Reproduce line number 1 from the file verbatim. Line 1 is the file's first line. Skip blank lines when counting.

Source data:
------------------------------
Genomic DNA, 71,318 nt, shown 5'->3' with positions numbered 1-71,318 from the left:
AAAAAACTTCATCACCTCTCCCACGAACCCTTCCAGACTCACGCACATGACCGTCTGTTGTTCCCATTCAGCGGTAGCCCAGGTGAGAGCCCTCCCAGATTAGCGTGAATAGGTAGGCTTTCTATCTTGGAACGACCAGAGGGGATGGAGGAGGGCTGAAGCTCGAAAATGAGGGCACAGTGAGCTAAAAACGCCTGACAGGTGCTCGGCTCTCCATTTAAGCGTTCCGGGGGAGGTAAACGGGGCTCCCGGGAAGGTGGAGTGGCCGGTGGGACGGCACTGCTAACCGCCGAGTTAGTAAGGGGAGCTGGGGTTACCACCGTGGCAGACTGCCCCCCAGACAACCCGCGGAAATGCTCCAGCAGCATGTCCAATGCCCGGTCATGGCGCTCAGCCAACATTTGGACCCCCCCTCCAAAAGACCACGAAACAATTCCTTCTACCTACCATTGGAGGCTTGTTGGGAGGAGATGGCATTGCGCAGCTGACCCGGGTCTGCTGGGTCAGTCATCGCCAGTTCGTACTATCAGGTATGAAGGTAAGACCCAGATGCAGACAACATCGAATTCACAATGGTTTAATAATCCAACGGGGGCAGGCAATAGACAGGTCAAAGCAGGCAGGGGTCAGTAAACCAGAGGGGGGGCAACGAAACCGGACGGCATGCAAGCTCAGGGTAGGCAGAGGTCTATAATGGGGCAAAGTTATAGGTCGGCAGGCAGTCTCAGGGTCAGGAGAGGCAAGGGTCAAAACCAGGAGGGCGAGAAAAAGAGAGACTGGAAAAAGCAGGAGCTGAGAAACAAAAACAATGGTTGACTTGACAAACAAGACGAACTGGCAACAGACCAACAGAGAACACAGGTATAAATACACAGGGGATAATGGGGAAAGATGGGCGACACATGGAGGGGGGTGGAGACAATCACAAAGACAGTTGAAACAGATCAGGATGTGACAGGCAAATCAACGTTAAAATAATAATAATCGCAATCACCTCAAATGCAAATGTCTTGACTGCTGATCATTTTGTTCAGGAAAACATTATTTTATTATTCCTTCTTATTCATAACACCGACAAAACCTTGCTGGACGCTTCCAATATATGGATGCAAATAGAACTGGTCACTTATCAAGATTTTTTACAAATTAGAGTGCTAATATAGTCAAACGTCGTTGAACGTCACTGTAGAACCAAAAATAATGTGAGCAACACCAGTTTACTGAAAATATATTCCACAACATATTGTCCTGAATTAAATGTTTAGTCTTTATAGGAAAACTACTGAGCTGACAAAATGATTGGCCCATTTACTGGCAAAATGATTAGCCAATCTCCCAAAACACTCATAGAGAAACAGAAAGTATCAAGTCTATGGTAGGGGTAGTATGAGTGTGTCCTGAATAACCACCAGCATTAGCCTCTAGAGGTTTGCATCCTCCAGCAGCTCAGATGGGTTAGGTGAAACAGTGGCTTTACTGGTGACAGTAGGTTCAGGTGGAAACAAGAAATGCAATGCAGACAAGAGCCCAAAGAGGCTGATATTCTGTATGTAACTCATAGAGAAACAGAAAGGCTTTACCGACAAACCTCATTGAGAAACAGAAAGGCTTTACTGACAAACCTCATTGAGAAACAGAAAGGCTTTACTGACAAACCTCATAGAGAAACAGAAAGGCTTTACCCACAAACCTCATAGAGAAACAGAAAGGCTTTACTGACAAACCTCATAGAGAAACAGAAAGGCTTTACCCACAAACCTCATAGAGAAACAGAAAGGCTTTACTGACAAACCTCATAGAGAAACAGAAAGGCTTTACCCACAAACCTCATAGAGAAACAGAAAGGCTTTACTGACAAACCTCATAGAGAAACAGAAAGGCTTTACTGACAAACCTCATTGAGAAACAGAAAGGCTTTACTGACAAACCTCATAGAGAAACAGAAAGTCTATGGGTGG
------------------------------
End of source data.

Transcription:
Genomic DNA, 71,318 nt, shown 5'->3' with positions numbered 1-71,318 from the left: